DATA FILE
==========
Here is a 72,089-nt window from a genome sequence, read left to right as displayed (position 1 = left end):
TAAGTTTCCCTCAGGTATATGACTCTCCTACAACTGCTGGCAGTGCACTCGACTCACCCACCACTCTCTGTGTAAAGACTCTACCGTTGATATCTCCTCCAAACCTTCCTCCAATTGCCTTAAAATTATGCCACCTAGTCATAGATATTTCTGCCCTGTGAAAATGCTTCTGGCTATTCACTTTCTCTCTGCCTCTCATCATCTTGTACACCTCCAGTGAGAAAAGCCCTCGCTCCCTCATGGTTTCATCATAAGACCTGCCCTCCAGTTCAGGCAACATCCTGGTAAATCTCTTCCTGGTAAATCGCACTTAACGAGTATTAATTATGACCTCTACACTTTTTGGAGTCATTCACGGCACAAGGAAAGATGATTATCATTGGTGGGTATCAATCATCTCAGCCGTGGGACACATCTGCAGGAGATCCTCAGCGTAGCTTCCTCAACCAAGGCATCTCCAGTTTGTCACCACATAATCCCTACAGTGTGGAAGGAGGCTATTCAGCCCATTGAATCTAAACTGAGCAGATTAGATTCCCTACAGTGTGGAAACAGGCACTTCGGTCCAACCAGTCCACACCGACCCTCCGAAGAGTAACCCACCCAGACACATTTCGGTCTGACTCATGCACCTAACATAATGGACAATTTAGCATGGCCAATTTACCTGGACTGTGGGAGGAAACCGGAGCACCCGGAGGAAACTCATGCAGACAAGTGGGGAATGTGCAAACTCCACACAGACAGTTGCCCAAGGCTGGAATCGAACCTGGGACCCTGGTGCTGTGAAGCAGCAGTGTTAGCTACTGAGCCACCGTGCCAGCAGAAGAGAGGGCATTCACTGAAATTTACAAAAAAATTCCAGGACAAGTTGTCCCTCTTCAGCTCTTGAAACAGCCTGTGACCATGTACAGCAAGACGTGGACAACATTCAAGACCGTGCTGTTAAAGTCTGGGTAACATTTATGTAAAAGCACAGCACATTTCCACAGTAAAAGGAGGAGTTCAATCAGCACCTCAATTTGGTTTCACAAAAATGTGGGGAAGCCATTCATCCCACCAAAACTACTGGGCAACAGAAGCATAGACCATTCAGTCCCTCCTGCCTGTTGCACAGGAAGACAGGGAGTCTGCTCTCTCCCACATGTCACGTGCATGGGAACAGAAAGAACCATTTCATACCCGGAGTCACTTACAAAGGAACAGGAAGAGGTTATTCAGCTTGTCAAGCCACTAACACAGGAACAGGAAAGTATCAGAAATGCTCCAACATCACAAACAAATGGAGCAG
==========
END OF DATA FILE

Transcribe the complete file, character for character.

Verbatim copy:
Here is a 72,089-nt window from a genome sequence, read left to right as displayed (position 1 = left end):
TAAGTTTCCCTCAGGTATATGACTCTCCTACAACTGCTGGCAGTGCACTCGACTCACCCACCACTCTCTGTGTAAAGACTCTACCGTTGATATCTCCTCCAAACCTTCCTCCAATTGCCTTAAAATTATGCCACCTAGTCATAGATATTTCTGCCCTGTGAAAATGCTTCTGGCTATTCACTTTCTCTCTGCCTCTCATCATCTTGTACACCTCCAGTGAGAAAAGCCCTCGCTCCCTCATGGTTTCATCATAAGACCTGCCCTCCAGTTCAGGCAACATCCTGGTAAATCTCTTCCTGGTAAATCGCACTTAACGAGTATTAATTATGACCTCTACACTTTTTGGAGTCATTCACGGCACAAGGAAAGATGATTATCATTGGTGGGTATCAATCATCTCAGCCGTGGGACACATCTGCAGGAGATCCTCAGCGTAGCTTCCTCAACCAAGGCATCTCCAGTTTGTCACCACATAATCCCTACAGTGTGGAAGGAGGCTATTCAGCCCATTGAATCTAAACTGAGCAGATTAGATTCCCTACAGTGTGGAAACAGGCACTTCGGTCCAACCAGTCCACACCGACCCTCCGAAGAGTAACCCACCCAGACACATTTCGGTCTGACTCATGCACCTAACATAATGGACAATTTAGCATGGCCAATTTACCTGGACTGTGGGAGGAAACCGGAGCACCCGGAGGAAACTCATGCAGACAAGTGGGGAATGTGCAAACTCCACACAGACAGTTGCCCAAGGCTGGAATCGAACCTGGGACCCTGGTGCTGTGAAGCAGCAGTGTTAGCTACTGAGCCACCGTGCCAGCAGAAGAGAGGGCATTCACTGAAATTTACAAAAAAATTCCAGGACAAGTTGTCCCTCTTCAGCTCTTGAAACAGCCTGTGACCATGTACAGCAAGACGTGGACAACATTCAAGACCGTGCTGTTAAAGTCTGGGTAACATTTATGTAAAAGCACAGCACATTTCCACAGTAAAAGGAGGAGTTCAATCAGCACCTCAATTTGGTTTCACAAAAATGTGGGGAAGCCATTCATCCCACCAAAACTACTGGGCAACAGAAGCATAGACCATTCAGTCCCTCCTGCCTGTTGCACAGGAAGACAGGGAGTCTGCTCTCTCCCACATGTCACGTGCATGGGAACAGAAAGAACCATTTCATACCCGGAGTCACTTACAAAGGAACAGGAAGAGGTTATTCAGCTTGTCAAGCCACTAACACAGGAACAGGAAAGTATCAGAAATGCTCCAACATCACAAACAAATGGAGCAG